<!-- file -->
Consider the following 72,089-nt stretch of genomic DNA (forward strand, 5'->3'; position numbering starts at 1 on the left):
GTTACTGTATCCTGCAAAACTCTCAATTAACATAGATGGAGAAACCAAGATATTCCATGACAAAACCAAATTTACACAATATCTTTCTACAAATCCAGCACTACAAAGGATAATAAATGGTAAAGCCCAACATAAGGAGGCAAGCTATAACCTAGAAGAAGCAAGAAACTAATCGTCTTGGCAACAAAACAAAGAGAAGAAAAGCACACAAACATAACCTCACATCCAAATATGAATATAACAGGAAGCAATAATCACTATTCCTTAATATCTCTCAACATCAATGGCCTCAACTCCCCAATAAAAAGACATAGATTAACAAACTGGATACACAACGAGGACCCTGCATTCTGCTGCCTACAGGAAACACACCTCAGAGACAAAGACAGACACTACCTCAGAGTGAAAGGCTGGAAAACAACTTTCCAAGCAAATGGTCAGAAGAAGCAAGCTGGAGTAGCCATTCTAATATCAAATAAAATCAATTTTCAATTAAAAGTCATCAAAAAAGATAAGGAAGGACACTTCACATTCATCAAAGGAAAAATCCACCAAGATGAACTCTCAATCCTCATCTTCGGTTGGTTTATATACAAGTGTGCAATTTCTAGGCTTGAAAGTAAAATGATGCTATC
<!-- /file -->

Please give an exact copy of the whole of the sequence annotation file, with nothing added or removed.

Consider the following 72,089-nt stretch of genomic DNA (forward strand, 5'->3'; position numbering starts at 1 on the left):
GTTACTGTATCCTGCAAAACTCTCAATTAACATAGATGGAGAAACCAAGATATTCCATGACAAAACCAAATTTACACAATATCTTTCTACAAATCCAGCACTACAAAGGATAATAAATGGTAAAGCCCAACATAAGGAGGCAAGCTATAACCTAGAAGAAGCAAGAAACTAATCGTCTTGGCAACAAAACAAAGAGAAGAAAAGCACACAAACATAACCTCACATCCAAATATGAATATAACAGGAAGCAATAATCACTATTCCTTAATATCTCTCAACATCAATGGCCTCAACTCCCCAATAAAAAGACATAGATTAACAAACTGGATACACAACGAGGACCCTGCATTCTGCTGCCTACAGGAAACACACCTCAGAGACAAAGACAGACACTACCTCAGAGTGAAAGGCTGGAAAACAACTTTCCAAGCAAATGGTCAGAAGAAGCAAGCTGGAGTAGCCATTCTAATATCAAATAAAATCAATTTTCAATTAAAAGTCATCAAAAAAGATAAGGAAGGACACTTCACATTCATCAAAGGAAAAATCCACCAAGATGAACTCTCAATCCTCATCTTCGGTTGGTTTATATACAAGTGTGCAATTTCTAGGCTTGAAAGTAAAATGATGCTATC